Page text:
By the early 1930s, it might surprise you to learn, Pittsburgh had a sizable and growing number of what filmmaker Haroon Al-Qahtani calls "indigenous Muslims": Black Americans who adopted some version of Islam. While it has its faults, this locally produced, feature-length documentary is an occasionally fascinating look at that community's history.
True, for better and worse, to its title, An Oral History suffers the shortcomings of many documentaries about the past: a heavy reliance on extended talking-head interviews. A few intriguing archival photos notwithstanding, Al-Qahtani tends to let his assortment of local experts ramble, which doesn't make a complex history any clearer.
The movie's first half is particularly disappointing. While speculation that Muslim West Africans made pre-Columbian trips to North America, for instance, is tantalizing (if sketchily sourced), Al-Qahtani doesn't manage to weave his interviews into a credible, authoritative or coherent account of Islam here in the 1920s and '30s. Viewers might remain confused about the differences among and linkages between the strains of Islam represented by Moorish Science Temple, Ahmadiya, Nation of Islam and the Sunnis. And the implication that there were no immigrant Muslims here until the '70s is both hard to fathom and never explicitly addressed.
Better covered are time periods within living memory, as recounted from first-hand experience by area Muslims. We learn, for instance, how Islam's popularity among blacks was abetted by Christian churches' failure to address the legacy of slavery, as well as by its own appeal to the downtrodden through social empowerment and the promise of inclusion in what one interviewee calls the "universal family" of Muslims.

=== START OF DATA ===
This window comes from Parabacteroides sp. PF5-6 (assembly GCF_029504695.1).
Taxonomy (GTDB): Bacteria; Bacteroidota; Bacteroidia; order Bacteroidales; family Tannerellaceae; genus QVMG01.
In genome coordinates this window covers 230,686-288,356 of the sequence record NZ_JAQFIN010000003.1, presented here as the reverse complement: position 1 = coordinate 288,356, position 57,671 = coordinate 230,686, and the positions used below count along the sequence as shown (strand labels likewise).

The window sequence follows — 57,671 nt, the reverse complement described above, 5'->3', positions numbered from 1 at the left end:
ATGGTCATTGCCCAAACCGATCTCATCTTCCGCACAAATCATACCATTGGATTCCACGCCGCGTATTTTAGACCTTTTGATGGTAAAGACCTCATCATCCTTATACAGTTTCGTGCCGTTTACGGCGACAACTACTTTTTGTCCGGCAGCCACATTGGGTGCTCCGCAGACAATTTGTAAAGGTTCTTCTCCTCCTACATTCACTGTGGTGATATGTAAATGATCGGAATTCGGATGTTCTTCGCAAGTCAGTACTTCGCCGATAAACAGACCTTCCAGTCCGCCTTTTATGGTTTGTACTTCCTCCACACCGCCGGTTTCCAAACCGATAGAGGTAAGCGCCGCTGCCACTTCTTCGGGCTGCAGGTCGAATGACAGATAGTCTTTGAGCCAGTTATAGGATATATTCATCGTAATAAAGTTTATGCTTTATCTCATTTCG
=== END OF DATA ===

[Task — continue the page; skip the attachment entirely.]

Especially engaging are segments featuring Mustafa Hussain, founder of Pittsburgh's branch of the Nation of Islam -- and the man who hosted Malcolm X when he visited Pittsburgh to write his Pittsburgh Courier column, "God's Angry Man."
A prefatory note from Al-Qahtani humbly submits An Oral History as a starting place for more exploration. The material here does suggest there is plenty of room to document Muslim life (especially NOI activity) here in the '50s and '60s. And there's surely further opportunity to examine contemporary discontents within the community of Muslims -- which one critic charges is preoccupied with the need for acceptance by the larger society.
An Oral History of Islam in Pittsburgh airs 9 p.m. Sat., Feb. 24, and 11 p.m. Wed., Feb. 28. PCTV 21. It is available for download at www.islaminpittsburgh.com.